This week I’ve thrown myself into production for Crucible Tool along with help from Megan Fitzpatrick and Brendan Gaffney. Today, Megan and I finished up 600 card scrapers and sent them to the warehouse. They should be for sale by the end of the week – so take this as fair warning.
We have a new jig for machining the scrapers in a CNC mill. This speeds the process and eliminates the abrasive polishing of the edges. That’s a win for everyone’s lungs (and fire suppression equipment). Abrading metal blows. And burns.
Speaking of abrasives, during the last month, we’ve redesigned the way we make hammer heads to reduce – and almost eliminate – the abrasive grinding processes to make the heads for our lump hammers.
I know that some of you simply want your hammers and don’t care about how they’re made. If that’s you, know that we should have a batch of hammers for sale next week. You can now go back to your cat videos.
For those interested in how your tools are made, here’s what we’ve been up to. When we started making the hammers we machined the heads and then had five abrasive processes to finish them. We used three grits on the flat faces and two on the striking faces.
With the magic of changing the tool paths, we’re down to one abrasive process. We’re hoping to eliminate that one as well and just have a little power buffing.
The heads won’t look different to the naked eye. All the facets are the same. The striking faces are the same dome shape. But the surfaces look a wee bit different under a loupe. I think they look better.
Note: After five minutes of hard use, all our hammers look about the same.
All these changes will make the heads easier to make. And it’s safer for the machine operators. So thanks for your patience (like you had a choice).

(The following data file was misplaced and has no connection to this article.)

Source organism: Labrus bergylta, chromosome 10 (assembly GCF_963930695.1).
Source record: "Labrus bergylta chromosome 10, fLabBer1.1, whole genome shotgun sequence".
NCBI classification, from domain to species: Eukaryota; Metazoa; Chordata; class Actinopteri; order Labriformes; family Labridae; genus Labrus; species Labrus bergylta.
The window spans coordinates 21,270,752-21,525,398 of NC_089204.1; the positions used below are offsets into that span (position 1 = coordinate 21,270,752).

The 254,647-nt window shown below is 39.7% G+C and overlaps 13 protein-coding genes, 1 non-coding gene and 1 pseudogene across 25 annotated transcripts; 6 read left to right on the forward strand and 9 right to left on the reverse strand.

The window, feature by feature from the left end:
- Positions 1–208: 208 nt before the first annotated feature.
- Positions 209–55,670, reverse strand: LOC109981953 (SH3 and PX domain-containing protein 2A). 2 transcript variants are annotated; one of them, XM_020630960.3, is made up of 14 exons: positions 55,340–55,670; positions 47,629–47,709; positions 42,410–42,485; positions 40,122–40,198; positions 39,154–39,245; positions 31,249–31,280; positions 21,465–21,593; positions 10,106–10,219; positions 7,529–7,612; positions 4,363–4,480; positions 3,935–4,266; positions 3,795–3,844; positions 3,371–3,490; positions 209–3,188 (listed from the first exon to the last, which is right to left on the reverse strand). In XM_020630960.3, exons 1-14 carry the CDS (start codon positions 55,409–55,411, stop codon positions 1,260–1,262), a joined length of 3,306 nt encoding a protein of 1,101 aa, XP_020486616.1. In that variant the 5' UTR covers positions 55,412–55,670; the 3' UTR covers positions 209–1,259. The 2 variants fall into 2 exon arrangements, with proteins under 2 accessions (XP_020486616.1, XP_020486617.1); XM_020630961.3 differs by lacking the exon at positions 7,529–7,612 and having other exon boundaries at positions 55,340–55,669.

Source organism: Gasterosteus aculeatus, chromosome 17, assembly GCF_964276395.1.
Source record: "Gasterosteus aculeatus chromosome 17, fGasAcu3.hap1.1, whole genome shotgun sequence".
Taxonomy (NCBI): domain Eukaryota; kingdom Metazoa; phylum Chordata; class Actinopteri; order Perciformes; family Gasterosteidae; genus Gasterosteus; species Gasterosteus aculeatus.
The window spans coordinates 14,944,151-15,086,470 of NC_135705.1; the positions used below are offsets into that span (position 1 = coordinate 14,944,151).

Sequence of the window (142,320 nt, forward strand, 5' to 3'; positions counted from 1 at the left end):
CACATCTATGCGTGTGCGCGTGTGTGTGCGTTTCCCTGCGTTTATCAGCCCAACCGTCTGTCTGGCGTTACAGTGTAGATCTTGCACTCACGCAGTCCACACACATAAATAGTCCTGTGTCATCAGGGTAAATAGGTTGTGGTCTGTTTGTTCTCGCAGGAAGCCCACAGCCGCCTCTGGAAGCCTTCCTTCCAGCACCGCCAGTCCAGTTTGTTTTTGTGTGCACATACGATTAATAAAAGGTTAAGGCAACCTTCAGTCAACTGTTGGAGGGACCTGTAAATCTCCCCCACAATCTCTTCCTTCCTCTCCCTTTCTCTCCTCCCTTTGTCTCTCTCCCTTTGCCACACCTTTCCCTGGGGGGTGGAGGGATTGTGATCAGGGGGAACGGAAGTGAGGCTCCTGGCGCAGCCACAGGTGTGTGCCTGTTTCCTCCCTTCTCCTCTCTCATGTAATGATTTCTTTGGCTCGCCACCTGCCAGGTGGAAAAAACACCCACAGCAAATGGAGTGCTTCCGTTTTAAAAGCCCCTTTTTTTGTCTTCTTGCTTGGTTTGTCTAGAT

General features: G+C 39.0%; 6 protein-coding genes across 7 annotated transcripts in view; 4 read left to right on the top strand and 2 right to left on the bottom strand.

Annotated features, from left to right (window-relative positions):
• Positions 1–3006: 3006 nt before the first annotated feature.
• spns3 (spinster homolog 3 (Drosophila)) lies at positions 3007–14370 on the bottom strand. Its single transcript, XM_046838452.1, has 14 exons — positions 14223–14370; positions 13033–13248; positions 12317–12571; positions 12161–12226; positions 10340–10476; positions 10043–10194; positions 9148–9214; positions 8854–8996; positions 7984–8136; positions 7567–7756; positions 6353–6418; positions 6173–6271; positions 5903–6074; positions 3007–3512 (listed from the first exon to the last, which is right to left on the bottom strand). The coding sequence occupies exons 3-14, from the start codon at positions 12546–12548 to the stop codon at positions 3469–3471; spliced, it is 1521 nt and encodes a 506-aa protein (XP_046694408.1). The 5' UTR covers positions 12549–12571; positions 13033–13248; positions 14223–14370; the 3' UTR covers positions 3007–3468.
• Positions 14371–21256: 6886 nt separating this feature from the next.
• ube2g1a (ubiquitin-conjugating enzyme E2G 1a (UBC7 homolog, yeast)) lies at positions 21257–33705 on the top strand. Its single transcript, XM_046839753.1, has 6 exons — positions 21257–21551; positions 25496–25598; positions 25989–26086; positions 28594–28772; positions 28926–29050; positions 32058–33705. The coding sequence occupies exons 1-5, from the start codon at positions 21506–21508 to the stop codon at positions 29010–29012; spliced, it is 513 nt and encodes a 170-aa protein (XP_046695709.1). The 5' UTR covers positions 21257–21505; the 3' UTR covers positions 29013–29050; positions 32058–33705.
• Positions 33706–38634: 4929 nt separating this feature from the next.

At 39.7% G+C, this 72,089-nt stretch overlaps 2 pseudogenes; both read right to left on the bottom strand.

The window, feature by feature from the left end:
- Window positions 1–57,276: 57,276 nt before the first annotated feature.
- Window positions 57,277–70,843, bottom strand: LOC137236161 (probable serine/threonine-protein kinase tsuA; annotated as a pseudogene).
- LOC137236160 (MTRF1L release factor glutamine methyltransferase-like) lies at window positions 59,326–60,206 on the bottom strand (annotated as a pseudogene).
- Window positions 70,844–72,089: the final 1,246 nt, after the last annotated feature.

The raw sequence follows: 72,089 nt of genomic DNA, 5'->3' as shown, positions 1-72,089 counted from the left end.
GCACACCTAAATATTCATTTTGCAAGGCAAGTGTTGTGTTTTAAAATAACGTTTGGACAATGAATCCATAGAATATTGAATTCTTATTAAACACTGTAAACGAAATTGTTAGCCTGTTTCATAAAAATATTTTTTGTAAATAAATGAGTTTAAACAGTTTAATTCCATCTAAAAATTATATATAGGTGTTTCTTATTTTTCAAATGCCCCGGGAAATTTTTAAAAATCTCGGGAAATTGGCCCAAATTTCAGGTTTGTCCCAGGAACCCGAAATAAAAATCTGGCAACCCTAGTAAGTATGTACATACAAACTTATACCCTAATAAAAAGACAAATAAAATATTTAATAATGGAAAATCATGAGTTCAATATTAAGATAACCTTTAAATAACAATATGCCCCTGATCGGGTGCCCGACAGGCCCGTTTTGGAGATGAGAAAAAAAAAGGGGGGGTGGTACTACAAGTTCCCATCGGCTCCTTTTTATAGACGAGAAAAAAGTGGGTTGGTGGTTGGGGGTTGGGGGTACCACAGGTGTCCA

— Christopher Schwarz
P.S. Before you email John and Megan Bates: No, we’re not working on dividers. That tool has been suspended until it can be redesigned.
When I was 7 my father called me out to the patio to help him as he was building a bookcase. He told me to hold a string to the end of a board, hold it tight and don’t let go. He snapped the string, there was a mini-explosion of dust and a blue line appeared on the board. My reaction was something like this:
So, you might not be surprised I have a collection of line snaps.
What I find appealing about snapping a line (besides the magic blue line) is it is an ancient method used by carpenters, masons and artists. It is not complicated and it works. Ancient Egyptians used red and yellow ochres and black inks for their lines. We can still see traces of the lines used on wall paintings to divide panels and keep figures in alignment.
One of the folktales about Lu Ban, legendary carpenter of China (born around 500 B.C.), is about how he taught stone masons the use of the ink line marker. It is said the ink marker was one of the tools he always carried with him.
Isaiah 44:13: The carpenter stretcheth out his rule; he marketh it out with a line…
Although we can’t see what kind of marking tool is used, the carpenters in the third row down on the left are about to snap a line.
This is captioned as “Solomon observing the measuring of the timber.” We know the carpenter is going to snap a line.
In this Ark scene it appears a line will be cut at an angle across the board rather than the board’s length. The ink pot is near the foot of the carpenter in blue.
It probably isn’t too far off the mark to state most of the line snapping in the New Testament is to be found in scenes of Jesus helping his Joseph. Here again, only the line can be seen.
The scenes on the left and top right are from various sections of the “Lu ban jing” written around 1600. On the left a line is about to be snapped; at the top right the carpenter’s modou is on the ground (look for the wheel). On the bottom left is a Korean carpenter with his line marker positioned with his other tools. The artist is Kim Jun-geun, who documented many tradesmen in a vernacular style (late 19th to early 20th century).
In the foreground the older carpenter holds the sumitsubo and is about to snap the line as the apprentice holds the end.
This scroll was made using paint and ink on silk. It shows consecutive tasks: marking a log to be split, snapping a line on a board to be cut or split, carpenters sitting on a board and splitting it in two.
In the middle of the scene the inked line has been stretched and the square ink box is nearby on the ground.